- I'm Crying But I Don't Know Why: In the Morrison run, after their attempt to conquer Earth fails when they are found vulnerable to fire, the fifty White Martians, face the Martian Manhunter. At the end, the narrator tell us of a man that, every morning just after awakening, feels like he had once incredible power that is forever lost. This feeling of loss and frustration is shared by other fifty humans scattered in the Earth, and is so big, he wants to cry. But he doesn't, because he is an adult and has no time for such nonsense. So he smiles, goes out and begins his working day as a fireman.
- Loads and Loads of Characters: It would be more difficult to name DC superheroes who weren't members of one version of the Justice League or another.
- Not Important to This Episode Camp: Early on, certain members of the League would be "tied up on urgent cases of their own" depending on the story.
- Out-of-Genre Experience: "Panic from a Blackmail Box", from JLA Vol. 1 #62, is essentially a crime drama with the JLA shoehorned in.
- The Paragons: There are many superhero teams in the DCU... but there's them, and there's The League. They are the greatest, most powerful and most admirable of them all. A hero making it into the Justice League basically graduated into hanging with the big boys.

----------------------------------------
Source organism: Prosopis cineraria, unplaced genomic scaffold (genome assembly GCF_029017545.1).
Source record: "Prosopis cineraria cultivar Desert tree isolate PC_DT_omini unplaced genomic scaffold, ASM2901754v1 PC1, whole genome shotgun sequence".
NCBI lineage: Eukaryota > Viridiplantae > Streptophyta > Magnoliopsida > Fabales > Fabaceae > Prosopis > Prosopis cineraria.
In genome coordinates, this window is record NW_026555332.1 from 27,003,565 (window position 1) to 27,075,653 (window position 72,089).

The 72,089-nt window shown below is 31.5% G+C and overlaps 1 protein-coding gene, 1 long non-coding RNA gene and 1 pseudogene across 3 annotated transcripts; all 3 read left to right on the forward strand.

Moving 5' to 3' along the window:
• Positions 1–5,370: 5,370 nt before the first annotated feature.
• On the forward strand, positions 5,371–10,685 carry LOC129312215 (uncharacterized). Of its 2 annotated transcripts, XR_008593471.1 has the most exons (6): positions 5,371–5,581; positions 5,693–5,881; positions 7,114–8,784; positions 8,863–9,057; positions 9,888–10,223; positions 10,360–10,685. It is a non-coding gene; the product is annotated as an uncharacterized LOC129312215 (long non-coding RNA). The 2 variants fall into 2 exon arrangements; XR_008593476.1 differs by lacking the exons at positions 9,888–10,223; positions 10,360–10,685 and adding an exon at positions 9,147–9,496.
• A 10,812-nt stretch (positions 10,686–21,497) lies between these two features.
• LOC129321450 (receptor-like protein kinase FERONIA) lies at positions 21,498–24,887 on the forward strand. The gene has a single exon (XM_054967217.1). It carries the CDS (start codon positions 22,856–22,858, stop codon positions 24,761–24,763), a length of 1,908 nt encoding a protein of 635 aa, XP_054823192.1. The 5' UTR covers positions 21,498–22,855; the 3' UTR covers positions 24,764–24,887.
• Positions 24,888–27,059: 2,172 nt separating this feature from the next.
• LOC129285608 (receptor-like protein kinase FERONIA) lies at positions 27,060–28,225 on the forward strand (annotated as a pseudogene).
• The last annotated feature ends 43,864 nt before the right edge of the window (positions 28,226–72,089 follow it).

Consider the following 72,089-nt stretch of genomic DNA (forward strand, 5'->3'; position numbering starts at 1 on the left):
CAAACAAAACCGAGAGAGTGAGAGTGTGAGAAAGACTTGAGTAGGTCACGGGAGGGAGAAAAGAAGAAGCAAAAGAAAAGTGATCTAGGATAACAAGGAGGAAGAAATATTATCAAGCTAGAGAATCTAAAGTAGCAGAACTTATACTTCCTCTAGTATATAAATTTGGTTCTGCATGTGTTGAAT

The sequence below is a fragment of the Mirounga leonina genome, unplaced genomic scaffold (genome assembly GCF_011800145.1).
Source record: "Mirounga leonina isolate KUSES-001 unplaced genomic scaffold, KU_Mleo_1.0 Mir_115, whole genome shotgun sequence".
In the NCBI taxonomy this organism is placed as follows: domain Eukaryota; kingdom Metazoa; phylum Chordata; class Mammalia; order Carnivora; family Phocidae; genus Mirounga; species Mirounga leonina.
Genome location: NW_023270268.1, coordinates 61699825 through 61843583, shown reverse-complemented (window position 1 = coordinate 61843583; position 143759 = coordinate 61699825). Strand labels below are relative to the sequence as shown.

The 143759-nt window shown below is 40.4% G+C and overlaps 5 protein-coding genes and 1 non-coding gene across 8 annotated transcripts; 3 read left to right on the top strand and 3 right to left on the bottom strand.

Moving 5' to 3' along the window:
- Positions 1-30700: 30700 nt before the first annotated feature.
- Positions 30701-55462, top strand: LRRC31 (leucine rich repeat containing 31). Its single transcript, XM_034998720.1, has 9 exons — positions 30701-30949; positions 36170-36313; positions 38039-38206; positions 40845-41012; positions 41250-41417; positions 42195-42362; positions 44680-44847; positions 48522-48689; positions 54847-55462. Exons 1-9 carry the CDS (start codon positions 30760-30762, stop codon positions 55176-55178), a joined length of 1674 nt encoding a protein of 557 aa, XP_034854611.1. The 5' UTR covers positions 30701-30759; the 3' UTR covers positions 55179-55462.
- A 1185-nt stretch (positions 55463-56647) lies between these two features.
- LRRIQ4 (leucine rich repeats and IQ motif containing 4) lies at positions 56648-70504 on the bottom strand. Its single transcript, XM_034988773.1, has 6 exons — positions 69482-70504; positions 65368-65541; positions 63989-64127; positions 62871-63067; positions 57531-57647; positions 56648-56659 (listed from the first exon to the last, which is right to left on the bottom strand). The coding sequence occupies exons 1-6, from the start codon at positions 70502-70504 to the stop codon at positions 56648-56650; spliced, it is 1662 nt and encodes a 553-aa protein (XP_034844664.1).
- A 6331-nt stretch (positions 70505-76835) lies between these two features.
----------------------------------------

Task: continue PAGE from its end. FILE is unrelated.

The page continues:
- Phantom Zone: Grant Morrison's JLA introduces the Still Zone, where the League battle the White Martians and, later, Prometheus. According to these stories, the Still Zone (or, as Prometheus call it, the Ghost Zone), which the White Martians use in place of Hyperspace, is both the Phantom Zone and (according to the angel Zauriel) Limbo...and probably also the Stasis Zone that was at the time standing in for the Phantom Zone in M'Onel's origin and the Buffer Zone that Bgzltians phase into. A more recent story adds Epoch's "timeless void" and DC One Million's "tesseract space" to the list. And now, The Multiversity (Morrison's latest comic book epic) reveals that the Phantom Zone is actually The Underworld.
- Popularity Polynomial: By 1965, Superman, Batman, the Flash, Green Lantern, and Hawkman were enjoying high sales in their main comics, so they became prominent in JLA stories, while Wonder Woman and the Atom would occasionally participate and Green Arrow, the Martian Manhunter, and Aquaman were frequently sent to Not Important to This Episode Camp due to the low sales of their own comics. Then Bat-Mania happened, and Batman became the main attraction.